What Do We Love About… Elvenar?
In our newest article we’re asking “What Do We Love About… Elvenar?”, the free to play browser strategy from InnoGames where players get to choose to play as Elves or Humans in a magical fantasy realm, tasked with building up their own settlement in a new land. The game has strong elements of exploration, city building, trade and combat as players build and field their own army and get to fight in strategic turn based battles, controlling their units across a hex based battlefield for rewards and relics.
There’s enough to complain about when it comes to the game, but here are some of the features that we think truly make it shine:
Exploring the World
We absolutely love exploring the world of Elvenar. Divided up into tons of hexes the world map of Elvenar promotes player exploration where players are tasked with venturing into these unidentified locations to seek out allies, enemies and most importantly relics that will help advance their growing city. The world map starts off as a mysterious blank canvas, with players unable to see what each hex will hold until they finally head their or send scouts to seek out what treasures lie undiscovered; being able to find these types of rewards through your own efforts, instead of having everything provided to you, is extremely satisfying.
Open Tech Research Tree
The technology tree is open to advance however you wish. With dozens and dozens of technologies all joined together in an extensive branching technology tree, players are free to pursue whichever type of technological advancement best suits their playstyle; whether focusing on military, production, trade, exploration or more, players are not bound so a single linear route of advancement. Periodically new technological eras are introduced as part of the ongoing development, known as Chapters, as well as new features being attached to older techs, meaning players always have something new to be working to in order to advance their civilization.
A more hands on strategic method of combat. Occurring on a hex based battlemap, players start at each end of the map with their units and take it in turns to move around, making attacks, flanking, blocking, using terrain and other fun maneuvers that really bring a strong element of strategy to the game that many other city builders simply lack. The combat in the game is possibly the jewel in the crown, so well-polished and enjoyable it feels like a game within a game, with players able to build up their army to best suit their own style of play or unique tactics that they wish to execute, using a range of close quarters and ranged units means every battle is completely different.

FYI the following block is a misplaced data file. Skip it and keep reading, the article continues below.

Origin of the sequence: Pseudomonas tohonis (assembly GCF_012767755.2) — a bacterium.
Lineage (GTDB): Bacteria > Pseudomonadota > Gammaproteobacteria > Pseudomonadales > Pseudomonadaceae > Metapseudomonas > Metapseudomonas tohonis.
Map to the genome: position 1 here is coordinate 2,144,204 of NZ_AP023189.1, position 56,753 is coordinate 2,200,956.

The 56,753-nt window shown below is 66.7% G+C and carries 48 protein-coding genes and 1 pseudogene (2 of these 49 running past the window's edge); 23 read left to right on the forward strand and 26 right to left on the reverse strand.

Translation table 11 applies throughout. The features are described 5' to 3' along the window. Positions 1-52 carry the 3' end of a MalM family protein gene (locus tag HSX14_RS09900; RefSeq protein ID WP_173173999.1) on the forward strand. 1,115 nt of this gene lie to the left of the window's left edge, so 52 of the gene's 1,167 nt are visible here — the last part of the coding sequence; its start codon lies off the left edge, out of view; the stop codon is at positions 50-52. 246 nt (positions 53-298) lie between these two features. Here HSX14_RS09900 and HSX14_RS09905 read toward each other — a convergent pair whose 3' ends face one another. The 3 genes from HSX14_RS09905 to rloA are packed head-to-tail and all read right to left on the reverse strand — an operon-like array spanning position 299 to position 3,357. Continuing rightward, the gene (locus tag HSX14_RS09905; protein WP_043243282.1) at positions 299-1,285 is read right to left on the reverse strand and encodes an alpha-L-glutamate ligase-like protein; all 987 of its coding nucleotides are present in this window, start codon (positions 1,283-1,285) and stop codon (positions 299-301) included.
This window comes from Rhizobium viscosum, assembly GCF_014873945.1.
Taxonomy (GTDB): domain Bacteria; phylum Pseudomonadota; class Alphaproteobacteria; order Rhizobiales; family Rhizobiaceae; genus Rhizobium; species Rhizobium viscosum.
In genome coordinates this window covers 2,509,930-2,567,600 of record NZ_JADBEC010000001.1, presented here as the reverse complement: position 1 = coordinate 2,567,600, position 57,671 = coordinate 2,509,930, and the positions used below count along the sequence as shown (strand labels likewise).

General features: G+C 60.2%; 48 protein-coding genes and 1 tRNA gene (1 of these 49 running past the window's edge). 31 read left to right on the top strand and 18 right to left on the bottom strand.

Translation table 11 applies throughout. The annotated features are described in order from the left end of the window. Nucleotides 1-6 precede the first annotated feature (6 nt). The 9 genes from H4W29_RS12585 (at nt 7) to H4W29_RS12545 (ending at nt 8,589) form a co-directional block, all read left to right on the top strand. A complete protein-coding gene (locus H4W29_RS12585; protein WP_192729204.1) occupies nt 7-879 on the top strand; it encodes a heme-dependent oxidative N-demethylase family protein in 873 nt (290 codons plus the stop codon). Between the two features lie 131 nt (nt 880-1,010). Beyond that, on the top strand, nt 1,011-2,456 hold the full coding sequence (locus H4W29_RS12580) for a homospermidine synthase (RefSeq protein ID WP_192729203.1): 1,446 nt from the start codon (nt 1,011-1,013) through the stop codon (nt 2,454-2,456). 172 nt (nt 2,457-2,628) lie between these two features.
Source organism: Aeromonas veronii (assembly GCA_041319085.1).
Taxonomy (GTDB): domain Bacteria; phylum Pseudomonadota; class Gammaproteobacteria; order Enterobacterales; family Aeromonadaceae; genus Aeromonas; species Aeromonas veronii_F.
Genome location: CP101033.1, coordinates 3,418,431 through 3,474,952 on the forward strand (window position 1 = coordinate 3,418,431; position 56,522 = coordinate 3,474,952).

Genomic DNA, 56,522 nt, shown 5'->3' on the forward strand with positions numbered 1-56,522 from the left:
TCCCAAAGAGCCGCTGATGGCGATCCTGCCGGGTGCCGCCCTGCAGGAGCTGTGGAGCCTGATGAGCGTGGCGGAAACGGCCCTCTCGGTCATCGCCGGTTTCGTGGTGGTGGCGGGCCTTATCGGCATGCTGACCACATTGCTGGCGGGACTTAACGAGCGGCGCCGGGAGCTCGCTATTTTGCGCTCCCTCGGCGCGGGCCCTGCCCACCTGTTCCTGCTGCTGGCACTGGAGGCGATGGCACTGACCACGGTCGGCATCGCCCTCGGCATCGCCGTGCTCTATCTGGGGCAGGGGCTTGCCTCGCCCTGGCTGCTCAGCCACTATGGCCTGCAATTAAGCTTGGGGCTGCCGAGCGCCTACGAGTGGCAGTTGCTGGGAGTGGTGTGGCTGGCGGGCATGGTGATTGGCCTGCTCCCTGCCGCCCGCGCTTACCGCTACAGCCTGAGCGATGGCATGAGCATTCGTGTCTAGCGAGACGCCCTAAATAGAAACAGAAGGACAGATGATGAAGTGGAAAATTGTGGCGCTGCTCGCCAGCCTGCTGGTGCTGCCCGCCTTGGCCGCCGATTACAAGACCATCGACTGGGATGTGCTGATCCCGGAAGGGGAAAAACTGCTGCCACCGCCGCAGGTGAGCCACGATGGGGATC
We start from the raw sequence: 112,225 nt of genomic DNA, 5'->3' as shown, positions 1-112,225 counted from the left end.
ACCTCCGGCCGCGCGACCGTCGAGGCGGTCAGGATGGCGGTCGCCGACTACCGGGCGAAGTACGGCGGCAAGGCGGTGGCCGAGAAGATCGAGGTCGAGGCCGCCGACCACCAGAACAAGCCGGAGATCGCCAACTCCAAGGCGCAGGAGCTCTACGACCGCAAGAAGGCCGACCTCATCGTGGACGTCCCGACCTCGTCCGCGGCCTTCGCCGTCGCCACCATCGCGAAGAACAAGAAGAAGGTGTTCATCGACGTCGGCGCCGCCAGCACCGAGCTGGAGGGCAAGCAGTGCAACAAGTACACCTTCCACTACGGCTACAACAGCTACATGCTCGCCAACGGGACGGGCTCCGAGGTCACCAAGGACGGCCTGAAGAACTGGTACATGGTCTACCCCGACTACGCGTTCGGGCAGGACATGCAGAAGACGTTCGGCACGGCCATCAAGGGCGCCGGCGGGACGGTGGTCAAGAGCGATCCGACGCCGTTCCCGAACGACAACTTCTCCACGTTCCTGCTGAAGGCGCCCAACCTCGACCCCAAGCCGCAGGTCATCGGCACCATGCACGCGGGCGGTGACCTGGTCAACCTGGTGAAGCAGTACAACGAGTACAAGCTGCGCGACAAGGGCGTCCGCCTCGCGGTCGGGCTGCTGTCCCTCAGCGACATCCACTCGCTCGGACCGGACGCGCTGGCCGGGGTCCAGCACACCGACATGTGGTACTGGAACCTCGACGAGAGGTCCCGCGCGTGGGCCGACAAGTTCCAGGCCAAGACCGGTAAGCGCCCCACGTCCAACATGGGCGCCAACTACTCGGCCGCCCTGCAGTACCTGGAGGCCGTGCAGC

You don’t have to just kill everything. One of the things we really enjoy about the game is the option to not have to fight (albeit this isn’t one we use all that often as we’re pretty aggressive when we play), but simply having the choice of being able to resolve situations without always resorting to combat is great. The best example for Elvenar is when uncovering relics, typically in the possession of some tribe or some such, it’s all too easy to simply kill them and take what you want through force, but the game also offers a Negotiate option which allows players to spend gold and acquire Relics through less hostile means. It’s a novel approach that really gives players a choice and can help them when they choose how they wish to shape their city.
The game really does look impressive. The graphical user interface alone is very sleek and easy to use, offering function and form throughout the various menus it is a great start with the game and compliments the theme and genre well. Looking at the actual gameplay graphics we have the detailed cities with their scores of different buildings designed down to the last detail as well as the lush background environments that they’re build on, all the while they are occupied by citizens working their way around your settlement. Stepping into battles the animations and unit design really come together, and perfectly complement the polished combat system, helping to create some immersive and fluid combat experiences.
So that’s what we love with Elvenar, but more importantly what are some of your favourite things? What do you think could/should be added to our list that makes the game great? Let us know what you think in the comments below!